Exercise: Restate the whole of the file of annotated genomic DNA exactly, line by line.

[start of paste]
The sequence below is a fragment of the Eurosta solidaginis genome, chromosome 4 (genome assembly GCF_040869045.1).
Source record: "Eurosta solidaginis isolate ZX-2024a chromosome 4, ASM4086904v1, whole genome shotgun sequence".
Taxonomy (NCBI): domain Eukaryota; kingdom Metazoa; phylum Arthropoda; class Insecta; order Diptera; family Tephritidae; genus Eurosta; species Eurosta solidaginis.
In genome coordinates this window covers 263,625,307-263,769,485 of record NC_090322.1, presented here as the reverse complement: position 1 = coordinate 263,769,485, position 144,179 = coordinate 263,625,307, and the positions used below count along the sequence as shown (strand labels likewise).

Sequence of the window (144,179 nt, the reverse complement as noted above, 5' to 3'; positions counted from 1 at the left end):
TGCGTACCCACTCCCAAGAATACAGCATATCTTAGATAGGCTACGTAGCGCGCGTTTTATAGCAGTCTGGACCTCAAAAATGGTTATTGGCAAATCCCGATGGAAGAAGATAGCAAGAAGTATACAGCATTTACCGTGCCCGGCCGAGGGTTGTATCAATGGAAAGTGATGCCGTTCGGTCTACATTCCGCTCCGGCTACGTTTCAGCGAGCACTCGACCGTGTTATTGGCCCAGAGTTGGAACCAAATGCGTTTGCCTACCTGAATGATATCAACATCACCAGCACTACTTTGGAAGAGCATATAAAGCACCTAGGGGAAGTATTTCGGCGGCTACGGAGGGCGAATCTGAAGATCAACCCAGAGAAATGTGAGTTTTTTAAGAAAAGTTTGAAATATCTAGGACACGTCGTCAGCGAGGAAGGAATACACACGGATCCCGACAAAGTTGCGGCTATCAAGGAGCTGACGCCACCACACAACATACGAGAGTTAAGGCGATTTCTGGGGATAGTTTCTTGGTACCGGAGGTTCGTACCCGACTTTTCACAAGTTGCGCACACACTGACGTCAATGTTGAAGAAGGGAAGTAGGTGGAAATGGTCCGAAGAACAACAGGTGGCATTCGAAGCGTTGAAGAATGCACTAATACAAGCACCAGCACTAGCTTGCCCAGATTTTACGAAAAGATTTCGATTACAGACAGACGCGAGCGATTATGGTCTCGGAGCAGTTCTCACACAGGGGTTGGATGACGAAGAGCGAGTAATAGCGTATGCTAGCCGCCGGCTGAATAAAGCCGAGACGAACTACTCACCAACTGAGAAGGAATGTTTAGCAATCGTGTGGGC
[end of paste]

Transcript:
The sequence below is a fragment of the Eurosta solidaginis genome, chromosome 4 (genome assembly GCF_040869045.1).
Source record: "Eurosta solidaginis isolate ZX-2024a chromosome 4, ASM4086904v1, whole genome shotgun sequence".
Taxonomy (NCBI): domain Eukaryota; kingdom Metazoa; phylum Arthropoda; class Insecta; order Diptera; family Tephritidae; genus Eurosta; species Eurosta solidaginis.
In genome coordinates this window covers 263,625,307-263,769,485 of record NC_090322.1, presented here as the reverse complement: position 1 = coordinate 263,769,485, position 144,179 = coordinate 263,625,307, and the positions used below count along the sequence as shown (strand labels likewise).

Sequence of the window (144,179 nt, the reverse complement as noted above, 5' to 3'; positions counted from 1 at the left end):
TGCGTACCCACTCCCAAGAATACAGCATATCTTAGATAGGCTACGTAGCGCGCGTTTTATAGCAGTCTGGACCTCAAAAATGGTTATTGGCAAATCCCGATGGAAGAAGATAGCAAGAAGTATACAGCATTTACCGTGCCCGGCCGAGGGTTGTATCAATGGAAAGTGATGCCGTTCGGTCTACATTCCGCTCCGGCTACGTTTCAGCGAGCACTCGACCGTGTTATTGGCCCAGAGTTGGAACCAAATGCGTTTGCCTACCTGAATGATATCAACATCACCAGCACTACTTTGGAAGAGCATATAAAGCACCTAGGGGAAGTATTTCGGCGGCTACGGAGGGCGAATCTGAAGATCAACCCAGAGAAATGTGAGTTTTTTAAGAAAAGTTTGAAATATCTAGGACACGTCGTCAGCGAGGAAGGAATACACACGGATCCCGACAAAGTTGCGGCTATCAAGGAGCTGACGCCACCACACAACATACGAGAGTTAAGGCGATTTCTGGGGATAGTTTCTTGGTACCGGAGGTTCGTACCCGACTTTTCACAAGTTGCGCACACACTGACGTCAATGTTGAAGAAGGGAAGTAGGTGGAAATGGTCCGAAGAACAACAGGTGGCATTCGAAGCGTTGAAGAATGCACTAATACAAGCACCAGCACTAGCTTGCCCAGATTTTACGAAAAGATTTCGATTACAGACAGACGCGAGCGATTATGGTCTCGGAGCAGTTCTCACACAGGGGTTGGATGACGAAGAGCGAGTAATAGCGTATGCTAGCCGCCGGCTGAATAAAGCCGAGACGAACTACTCACCAACTGAGAAGGAATGTTTAGCAATCGTGTGGGC